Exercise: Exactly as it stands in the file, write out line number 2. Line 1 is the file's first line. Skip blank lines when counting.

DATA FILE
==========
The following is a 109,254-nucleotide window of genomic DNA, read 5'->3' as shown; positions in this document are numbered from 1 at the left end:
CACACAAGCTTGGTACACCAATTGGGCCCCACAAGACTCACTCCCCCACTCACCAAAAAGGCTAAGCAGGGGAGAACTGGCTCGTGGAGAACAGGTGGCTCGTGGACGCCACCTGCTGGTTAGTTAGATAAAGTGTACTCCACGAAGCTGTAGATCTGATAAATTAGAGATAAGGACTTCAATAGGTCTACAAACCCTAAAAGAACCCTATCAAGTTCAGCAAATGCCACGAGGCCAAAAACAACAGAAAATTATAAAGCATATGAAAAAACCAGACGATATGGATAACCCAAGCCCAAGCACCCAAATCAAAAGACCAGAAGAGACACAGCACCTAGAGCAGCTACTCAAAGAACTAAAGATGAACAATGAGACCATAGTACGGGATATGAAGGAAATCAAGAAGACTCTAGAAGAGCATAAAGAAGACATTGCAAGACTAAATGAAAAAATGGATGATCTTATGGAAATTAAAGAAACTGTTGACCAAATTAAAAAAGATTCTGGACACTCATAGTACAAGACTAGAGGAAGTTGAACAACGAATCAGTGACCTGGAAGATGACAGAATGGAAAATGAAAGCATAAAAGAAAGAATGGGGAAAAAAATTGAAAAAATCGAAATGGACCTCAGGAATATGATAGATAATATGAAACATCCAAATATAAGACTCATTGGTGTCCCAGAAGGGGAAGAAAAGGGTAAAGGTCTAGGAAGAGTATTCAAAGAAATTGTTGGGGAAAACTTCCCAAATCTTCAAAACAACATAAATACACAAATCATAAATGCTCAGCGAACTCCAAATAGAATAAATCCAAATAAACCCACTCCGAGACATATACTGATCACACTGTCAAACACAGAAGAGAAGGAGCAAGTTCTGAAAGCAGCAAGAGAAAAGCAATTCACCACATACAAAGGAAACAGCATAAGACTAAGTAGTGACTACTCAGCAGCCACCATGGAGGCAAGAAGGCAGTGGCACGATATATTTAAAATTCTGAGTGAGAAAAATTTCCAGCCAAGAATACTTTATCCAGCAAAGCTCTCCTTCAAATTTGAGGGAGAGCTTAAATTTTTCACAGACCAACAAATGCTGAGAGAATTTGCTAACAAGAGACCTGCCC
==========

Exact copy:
CACACAAGCTTGGTACACCAATTGGGCCCCACAAGACTCACTCCCCCACTCACCAAAAAGGCTAAGCAGGGGAGAACTGGCTCGTGGAGAACAGGTGGCTCGTGGACGCCACCTGCTGGTTAGTTAGATAAAGTGTACTCCACGAAGCTGTAGATCTGATAAATTAGAGATAAGGACTTCAATAGGTCTACAAACCCTAAAAGAACCCTATCAAGTTCAGCAAATGCCACGAGGCCAAAAACAACAGAAAATTATAAAGCATATGAAAAAACCAGACGATATGGATAACCCAAGCCCAAGCACCCAAATCAAAAGACCAGAAGAGACACAGCACCTAGAGCAGCTACTCAAAGAACTAAAGATGAACAATGAGACCATAGTACGGGATATGAAGGAAATCAAGAAGACTCTAGAAGAGCATAAAGAAGACATTGCAAGACTAAATGAAAAAATGGATGATCTTATGGAAATTAAAGAAACTGTTGACCAAATTAAAAAAGATTCTGGACACTCATAGTACAAGACTAGAGGAAGTTGAACAACGAATCAGTGACCTGGAAGATGACAGAATGGAAAATGAAAGCATAAAAGAAAGAATGGGGAAAAAAATTGAAAAAATCGAAATGGACCTCAGGAATATGATAGATAATATGAAACATCCAAATATAAGACTCATTGGTGTCCCAGAAGGGGAAGAAAAGGGTAAAGGTCTAGGAAGAGTATTCAAAGAAATTGTTGGGGAAAACTTCCCAAATCTTCAAAACAACATAAATACACAAATCATAAATGCTCAGCGAACTCCAAATAGAATAAATCCAAATAAACCCACTCCGAGACATATACTGATCACACTGTCAAACACAGAAGAGAAGGAGCAAGTTCTGAAAGCAGCAAGAGAAAAGCAATTCACCACATACAAAGGAAACAGCATAAGACTAAGTAGTGACTACTCAGCAGCCACCATGGAGGCAAGAAGGCAGTGGCACGATATATTTAAAATTCTGAGTGAGAAAAATTTCCAGCCAAGAATACTTTATCCAGCAAAGCTCTCCTTCAAATTTGAGGGAGAGCTTAAATTTTTCACAGACCAACAAATGCTGAGAGAATTTGCTAACAAGAGACCTGCCC